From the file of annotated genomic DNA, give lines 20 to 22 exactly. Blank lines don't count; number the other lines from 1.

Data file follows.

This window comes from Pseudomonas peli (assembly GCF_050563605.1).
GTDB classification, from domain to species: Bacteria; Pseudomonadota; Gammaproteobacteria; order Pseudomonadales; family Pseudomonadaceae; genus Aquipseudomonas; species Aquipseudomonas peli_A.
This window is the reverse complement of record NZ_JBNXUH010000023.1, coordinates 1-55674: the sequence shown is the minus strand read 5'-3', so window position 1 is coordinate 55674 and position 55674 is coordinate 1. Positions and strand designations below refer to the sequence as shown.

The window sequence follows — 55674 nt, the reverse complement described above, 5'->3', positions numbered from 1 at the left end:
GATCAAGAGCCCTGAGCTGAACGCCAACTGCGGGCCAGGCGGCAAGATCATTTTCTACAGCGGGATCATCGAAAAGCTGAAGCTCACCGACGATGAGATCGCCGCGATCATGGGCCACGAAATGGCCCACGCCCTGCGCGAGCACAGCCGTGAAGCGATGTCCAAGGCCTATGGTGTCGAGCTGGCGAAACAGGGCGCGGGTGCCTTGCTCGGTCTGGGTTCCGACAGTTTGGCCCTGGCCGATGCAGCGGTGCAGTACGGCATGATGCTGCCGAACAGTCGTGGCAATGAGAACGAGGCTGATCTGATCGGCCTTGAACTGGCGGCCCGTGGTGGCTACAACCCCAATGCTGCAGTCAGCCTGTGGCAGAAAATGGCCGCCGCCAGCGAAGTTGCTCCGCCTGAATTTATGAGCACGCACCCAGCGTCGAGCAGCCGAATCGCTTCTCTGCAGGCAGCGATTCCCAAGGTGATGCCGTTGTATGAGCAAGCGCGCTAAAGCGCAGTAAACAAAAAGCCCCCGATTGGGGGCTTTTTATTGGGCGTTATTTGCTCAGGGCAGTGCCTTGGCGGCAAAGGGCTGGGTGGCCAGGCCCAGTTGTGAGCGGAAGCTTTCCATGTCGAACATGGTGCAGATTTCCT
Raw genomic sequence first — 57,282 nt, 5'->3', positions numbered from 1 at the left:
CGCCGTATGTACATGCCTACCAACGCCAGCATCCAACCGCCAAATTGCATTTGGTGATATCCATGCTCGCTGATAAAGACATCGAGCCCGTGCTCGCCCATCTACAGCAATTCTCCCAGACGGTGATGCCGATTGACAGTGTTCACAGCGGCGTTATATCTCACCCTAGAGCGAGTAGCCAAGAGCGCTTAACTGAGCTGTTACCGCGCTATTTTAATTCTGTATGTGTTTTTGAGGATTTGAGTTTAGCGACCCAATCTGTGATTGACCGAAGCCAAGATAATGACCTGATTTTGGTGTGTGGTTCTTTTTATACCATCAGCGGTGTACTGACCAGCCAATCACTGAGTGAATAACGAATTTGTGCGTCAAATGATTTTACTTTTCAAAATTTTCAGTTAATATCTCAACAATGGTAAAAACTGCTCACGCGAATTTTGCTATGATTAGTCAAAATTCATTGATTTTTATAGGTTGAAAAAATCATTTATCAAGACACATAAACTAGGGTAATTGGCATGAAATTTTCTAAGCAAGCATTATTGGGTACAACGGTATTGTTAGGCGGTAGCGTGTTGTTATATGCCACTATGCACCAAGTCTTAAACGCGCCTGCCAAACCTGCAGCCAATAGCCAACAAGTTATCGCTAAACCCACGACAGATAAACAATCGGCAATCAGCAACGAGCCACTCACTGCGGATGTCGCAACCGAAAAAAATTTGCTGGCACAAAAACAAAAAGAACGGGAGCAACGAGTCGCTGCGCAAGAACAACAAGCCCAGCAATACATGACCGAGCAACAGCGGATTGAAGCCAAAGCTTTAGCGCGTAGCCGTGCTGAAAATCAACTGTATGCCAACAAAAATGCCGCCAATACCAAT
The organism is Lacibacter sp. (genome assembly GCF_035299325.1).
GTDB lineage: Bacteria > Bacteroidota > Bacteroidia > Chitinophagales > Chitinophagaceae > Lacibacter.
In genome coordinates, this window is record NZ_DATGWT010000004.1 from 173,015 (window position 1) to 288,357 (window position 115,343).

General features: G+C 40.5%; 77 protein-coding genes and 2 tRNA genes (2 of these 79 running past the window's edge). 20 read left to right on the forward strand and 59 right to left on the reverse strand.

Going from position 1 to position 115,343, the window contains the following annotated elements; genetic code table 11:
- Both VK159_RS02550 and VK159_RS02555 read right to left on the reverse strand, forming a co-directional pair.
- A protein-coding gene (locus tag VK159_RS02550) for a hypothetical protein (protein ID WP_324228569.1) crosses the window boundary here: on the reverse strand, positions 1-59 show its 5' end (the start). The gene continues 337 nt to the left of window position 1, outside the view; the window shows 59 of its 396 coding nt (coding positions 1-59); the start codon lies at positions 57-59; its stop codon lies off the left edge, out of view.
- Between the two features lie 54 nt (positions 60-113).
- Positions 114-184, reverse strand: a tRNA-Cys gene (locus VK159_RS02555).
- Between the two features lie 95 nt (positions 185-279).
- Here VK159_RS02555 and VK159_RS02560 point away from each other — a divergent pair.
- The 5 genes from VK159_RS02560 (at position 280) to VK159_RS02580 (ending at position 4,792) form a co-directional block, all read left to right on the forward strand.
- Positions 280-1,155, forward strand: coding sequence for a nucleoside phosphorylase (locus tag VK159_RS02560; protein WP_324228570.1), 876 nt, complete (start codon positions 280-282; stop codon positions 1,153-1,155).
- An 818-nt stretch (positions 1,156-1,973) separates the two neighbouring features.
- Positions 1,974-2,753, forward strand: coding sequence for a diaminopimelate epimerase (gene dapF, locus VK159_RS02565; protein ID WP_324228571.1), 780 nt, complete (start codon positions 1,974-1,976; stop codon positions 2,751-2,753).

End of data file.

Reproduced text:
- Positions 280-1,155, forward strand: coding sequence for a nucleoside phosphorylase (locus tag VK159_RS02560; protein WP_324228570.1), 876 nt, complete (start codon positions 280-282; stop codon positions 1,153-1,155).
- An 818-nt stretch (positions 1,156-1,973) separates the two neighbouring features.
- Positions 1,974-2,753, forward strand: coding sequence for a diaminopimelate epimerase (gene dapF, locus VK159_RS02565; protein ID WP_324228571.1), 780 nt, complete (start codon positions 1,974-1,976; stop codon positions 2,751-2,753).